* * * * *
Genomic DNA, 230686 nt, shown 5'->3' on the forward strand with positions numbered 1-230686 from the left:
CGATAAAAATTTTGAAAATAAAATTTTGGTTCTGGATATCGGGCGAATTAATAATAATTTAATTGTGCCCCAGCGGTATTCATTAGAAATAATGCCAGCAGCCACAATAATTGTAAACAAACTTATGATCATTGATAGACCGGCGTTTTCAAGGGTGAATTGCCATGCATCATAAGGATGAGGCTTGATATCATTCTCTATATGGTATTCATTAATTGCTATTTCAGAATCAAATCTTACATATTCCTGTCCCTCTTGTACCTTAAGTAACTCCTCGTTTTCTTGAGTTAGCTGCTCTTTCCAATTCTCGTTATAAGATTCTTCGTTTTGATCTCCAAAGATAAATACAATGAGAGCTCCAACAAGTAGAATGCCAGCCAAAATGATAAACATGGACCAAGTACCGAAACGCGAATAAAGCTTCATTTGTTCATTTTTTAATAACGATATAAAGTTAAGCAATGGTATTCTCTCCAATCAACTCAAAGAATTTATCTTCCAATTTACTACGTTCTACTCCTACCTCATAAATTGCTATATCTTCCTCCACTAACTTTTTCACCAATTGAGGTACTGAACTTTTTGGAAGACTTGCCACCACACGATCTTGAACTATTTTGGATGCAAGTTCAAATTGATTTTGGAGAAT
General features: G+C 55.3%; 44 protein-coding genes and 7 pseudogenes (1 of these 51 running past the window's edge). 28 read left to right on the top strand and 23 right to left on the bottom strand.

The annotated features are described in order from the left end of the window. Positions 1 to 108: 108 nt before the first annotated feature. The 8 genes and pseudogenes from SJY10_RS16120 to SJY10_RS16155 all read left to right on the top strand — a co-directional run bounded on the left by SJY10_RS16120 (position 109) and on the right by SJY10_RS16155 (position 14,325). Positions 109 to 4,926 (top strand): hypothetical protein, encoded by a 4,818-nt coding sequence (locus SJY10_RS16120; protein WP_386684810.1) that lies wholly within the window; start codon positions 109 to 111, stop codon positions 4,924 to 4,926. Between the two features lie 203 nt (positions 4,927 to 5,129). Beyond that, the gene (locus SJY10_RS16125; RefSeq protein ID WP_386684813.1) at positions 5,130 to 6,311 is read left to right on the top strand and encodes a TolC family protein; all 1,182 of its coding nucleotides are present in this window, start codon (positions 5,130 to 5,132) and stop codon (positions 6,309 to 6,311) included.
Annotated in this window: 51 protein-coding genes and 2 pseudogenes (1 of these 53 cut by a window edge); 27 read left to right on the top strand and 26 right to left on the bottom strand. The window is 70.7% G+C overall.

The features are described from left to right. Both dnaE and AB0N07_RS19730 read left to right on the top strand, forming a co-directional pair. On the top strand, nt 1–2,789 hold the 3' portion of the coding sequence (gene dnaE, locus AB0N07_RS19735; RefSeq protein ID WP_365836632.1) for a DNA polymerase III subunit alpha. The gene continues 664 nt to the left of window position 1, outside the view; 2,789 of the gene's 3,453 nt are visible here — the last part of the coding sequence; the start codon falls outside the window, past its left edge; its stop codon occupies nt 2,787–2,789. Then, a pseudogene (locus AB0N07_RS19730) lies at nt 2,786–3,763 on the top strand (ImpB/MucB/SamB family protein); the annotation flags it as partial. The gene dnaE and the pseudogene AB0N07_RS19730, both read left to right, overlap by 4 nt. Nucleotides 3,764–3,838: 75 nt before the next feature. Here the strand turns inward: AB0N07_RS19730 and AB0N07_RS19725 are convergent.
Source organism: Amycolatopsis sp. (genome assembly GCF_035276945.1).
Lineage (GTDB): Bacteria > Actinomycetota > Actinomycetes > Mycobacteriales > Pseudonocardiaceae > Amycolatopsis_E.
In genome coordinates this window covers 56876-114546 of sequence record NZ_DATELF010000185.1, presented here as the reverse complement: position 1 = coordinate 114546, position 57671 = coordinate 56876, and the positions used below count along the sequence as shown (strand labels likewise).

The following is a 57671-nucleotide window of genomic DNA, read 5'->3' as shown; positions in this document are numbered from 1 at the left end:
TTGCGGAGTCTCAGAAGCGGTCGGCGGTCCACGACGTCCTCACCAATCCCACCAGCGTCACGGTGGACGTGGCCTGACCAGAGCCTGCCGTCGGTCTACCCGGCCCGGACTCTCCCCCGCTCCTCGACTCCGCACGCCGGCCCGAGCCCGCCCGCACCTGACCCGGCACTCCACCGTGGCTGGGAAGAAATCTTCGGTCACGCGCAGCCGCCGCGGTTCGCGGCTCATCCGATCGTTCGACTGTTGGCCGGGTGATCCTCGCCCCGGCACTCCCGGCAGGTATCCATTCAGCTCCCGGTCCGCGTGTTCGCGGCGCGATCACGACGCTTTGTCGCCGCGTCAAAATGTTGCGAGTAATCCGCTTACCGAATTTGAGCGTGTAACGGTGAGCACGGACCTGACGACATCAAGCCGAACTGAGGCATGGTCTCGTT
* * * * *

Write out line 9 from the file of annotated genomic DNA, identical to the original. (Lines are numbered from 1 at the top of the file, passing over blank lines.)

In genome coordinates this window covers 56876-114546 of sequence record NZ_DATELF010000185.1, presented here as the reverse complement: position 1 = coordinate 114546, position 57671 = coordinate 56876, and the positions used below count along the sequence as shown (strand labels likewise).